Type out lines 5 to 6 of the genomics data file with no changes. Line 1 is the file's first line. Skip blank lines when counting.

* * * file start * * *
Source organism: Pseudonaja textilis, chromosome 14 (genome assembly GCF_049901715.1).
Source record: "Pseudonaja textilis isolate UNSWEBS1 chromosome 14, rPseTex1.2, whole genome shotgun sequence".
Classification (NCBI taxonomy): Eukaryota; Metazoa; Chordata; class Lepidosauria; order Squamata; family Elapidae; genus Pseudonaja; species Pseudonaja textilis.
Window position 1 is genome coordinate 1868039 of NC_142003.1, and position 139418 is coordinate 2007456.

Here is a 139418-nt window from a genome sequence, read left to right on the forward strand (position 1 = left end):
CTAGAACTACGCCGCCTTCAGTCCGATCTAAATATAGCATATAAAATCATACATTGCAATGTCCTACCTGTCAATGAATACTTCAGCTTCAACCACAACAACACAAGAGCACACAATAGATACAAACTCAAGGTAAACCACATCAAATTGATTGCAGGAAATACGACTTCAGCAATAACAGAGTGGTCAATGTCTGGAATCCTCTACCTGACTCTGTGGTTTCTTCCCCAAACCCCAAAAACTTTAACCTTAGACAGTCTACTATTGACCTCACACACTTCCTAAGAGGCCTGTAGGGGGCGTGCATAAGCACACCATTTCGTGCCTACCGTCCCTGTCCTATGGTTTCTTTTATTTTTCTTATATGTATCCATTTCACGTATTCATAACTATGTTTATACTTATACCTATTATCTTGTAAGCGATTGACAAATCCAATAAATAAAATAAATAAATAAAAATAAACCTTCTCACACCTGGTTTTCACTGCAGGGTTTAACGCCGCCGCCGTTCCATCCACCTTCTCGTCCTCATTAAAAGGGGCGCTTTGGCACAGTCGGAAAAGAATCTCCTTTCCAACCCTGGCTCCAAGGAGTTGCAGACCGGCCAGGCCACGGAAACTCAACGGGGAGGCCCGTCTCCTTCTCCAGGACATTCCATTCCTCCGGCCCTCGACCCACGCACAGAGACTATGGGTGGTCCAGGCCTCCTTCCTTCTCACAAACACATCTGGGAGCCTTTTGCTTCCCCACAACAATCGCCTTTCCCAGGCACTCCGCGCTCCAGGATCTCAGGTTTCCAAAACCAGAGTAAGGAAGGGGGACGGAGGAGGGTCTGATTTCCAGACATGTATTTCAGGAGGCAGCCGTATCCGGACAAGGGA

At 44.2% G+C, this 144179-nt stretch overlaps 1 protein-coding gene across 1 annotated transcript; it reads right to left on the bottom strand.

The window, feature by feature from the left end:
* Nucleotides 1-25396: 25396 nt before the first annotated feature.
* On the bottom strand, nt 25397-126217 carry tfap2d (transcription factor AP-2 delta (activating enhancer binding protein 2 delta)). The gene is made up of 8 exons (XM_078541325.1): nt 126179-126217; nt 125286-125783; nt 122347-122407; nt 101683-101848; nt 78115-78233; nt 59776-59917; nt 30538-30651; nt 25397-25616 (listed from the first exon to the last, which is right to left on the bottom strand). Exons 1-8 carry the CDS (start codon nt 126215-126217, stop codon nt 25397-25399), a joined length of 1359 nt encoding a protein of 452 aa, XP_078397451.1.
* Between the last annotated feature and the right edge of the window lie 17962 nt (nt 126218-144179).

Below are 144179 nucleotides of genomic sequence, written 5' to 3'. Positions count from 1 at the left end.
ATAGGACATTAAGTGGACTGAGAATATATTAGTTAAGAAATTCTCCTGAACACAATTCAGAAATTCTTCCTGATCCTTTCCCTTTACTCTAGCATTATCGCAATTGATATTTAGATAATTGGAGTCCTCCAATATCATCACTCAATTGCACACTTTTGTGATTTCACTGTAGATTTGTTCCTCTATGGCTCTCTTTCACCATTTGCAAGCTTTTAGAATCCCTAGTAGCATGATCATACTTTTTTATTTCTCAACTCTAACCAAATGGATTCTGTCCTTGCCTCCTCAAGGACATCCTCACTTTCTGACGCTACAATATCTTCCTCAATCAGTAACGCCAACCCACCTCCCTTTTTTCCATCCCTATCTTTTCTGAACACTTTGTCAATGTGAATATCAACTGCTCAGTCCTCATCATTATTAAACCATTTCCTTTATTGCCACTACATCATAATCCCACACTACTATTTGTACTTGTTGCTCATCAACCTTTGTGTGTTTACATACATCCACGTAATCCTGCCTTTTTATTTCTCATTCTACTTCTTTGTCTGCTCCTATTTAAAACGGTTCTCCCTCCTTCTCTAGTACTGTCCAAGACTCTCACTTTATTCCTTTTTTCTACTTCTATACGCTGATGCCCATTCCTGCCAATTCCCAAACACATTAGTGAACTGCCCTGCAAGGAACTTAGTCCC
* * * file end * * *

Here is a 139418-nt window from a genome sequence, read left to right on the forward strand (position 1 = left end):
CTAGAACTACGCCGCCTTCAGTCCGATCTAAATATAGCATATAAAATCATACATTGCAATGTCCTACCTGTCAATGAATACTTCAGCTTCAACCACAACAACACAAGAGCACACAATAGATACAAACTCAAGGTAAACCACATCAAATTGATTGCAGGAAATACGACTTCAGCAATAACAGAGTGGTCAATGTCTGGAATCCTCTACCTGACTCTGTGGTTTCTTCCCCAAACCCCAAAAACTTTAACCTTAGACAGTCTACTATTGACCTCACACACTTCCTAAGAGGCCTGTAGGGGGCGTGCATAAGCACACCATTTCGTGCCTACCGTCCCTGTCCTATGGTTTCTTTTATTTTTCTTATATGTATCCATTTCACGTATTCATAACTATGTTTATACTTATACCTATTATCTTGTAAGCGATTGACAAATCCAATAAATAAAATAAATAAATAAAAATAAACCTTCTCACACCTGGTTTTCACTGCAGGGTTTAACGCCGCCGCCGTTCCATCCACCTTCTCGTCCTCATTAAAAGGGGCGCTTTGGCACAGTCGGAAAAGAATCTCCTTTCCAACCCTGGCTCCAAGGAGTTGCAGACCGGCCAGGCCACGGAAACTCAACGGGGAGGCCCGTCTCCTTCTCCAGGACATTCCATTCCTCCGGCCCTCGACCCACGCACAGAGACTATGGGTGGTCCAGGCCTCCTTCCTTCTCACAAACACATCTGGGAGCCTTTTGCTTCCCCACAACAATCGCCTTTCCCAGGCACTCCGCGCTCCAGGATCTCAGGTTTCCAAAACCAGAGTAAGGAAGGGGGACGGAGGAGGGTCTGATTTCCAGACATGTATTTCAGGAGGCAGCCGTATCCGGACAAGGGA